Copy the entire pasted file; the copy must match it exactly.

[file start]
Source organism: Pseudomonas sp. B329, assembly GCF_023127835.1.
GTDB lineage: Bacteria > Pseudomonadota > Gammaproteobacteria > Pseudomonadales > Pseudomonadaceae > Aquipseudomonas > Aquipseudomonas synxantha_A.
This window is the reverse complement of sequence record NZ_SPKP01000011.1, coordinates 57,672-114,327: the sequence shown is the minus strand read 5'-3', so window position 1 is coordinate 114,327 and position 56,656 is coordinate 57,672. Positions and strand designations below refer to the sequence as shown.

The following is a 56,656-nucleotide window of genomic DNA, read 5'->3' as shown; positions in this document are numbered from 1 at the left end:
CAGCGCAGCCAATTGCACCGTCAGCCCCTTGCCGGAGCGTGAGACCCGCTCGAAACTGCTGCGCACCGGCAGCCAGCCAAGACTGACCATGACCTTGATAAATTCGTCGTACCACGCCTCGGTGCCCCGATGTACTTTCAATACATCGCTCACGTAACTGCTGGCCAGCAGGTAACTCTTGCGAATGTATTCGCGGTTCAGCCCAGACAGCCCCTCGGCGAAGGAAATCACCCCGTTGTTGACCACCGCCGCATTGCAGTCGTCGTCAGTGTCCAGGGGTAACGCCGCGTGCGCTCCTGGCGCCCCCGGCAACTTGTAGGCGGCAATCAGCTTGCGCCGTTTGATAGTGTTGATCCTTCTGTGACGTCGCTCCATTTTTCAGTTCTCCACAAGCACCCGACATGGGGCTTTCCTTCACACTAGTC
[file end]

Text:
Source organism: Pseudomonas sp. B329, assembly GCF_023127835.1.
GTDB lineage: Bacteria > Pseudomonadota > Gammaproteobacteria > Pseudomonadales > Pseudomonadaceae > Aquipseudomonas > Aquipseudomonas synxantha_A.
This window is the reverse complement of sequence record NZ_SPKP01000011.1, coordinates 57,672-114,327: the sequence shown is the minus strand read 5'-3', so window position 1 is coordinate 114,327 and position 56,656 is coordinate 57,672. Positions and strand designations below refer to the sequence as shown.

The following is a 56,656-nucleotide window of genomic DNA, read 5'->3' as shown; positions in this document are numbered from 1 at the left end:
CAGCGCAGCCAATTGCACCGTCAGCCCCTTGCCGGAGCGTGAGACCCGCTCGAAACTGCTGCGCACCGGCAGCCAGCCAAGACTGACCATGACCTTGATAAATTCGTCGTACCACGCCTCGGTGCCCCGATGTACTTTCAATACATCGCTCACGTAACTGCTGGCCAGCAGGTAACTCTTGCGAATGTATTCGCGGTTCAGCCCAGACAGCCCCTCGGCGAAGGAAATCACCCCGTTGTTGACCACCGCCGCATTGCAGTCGTCGTCAGTGTCCAGGGGTAACGCCGCGTGCGCTCCTGGCGCCCCCGGCAACTTGTAGGCGGCAATCAGCTTGCGCCGTTTGATAGTGTTGATCCTTCTGTGACGTCGCTCCATTTTTCAGTTCTCCACAAGCACCCGACATGGGGCTTTCCTTCACACTAGTC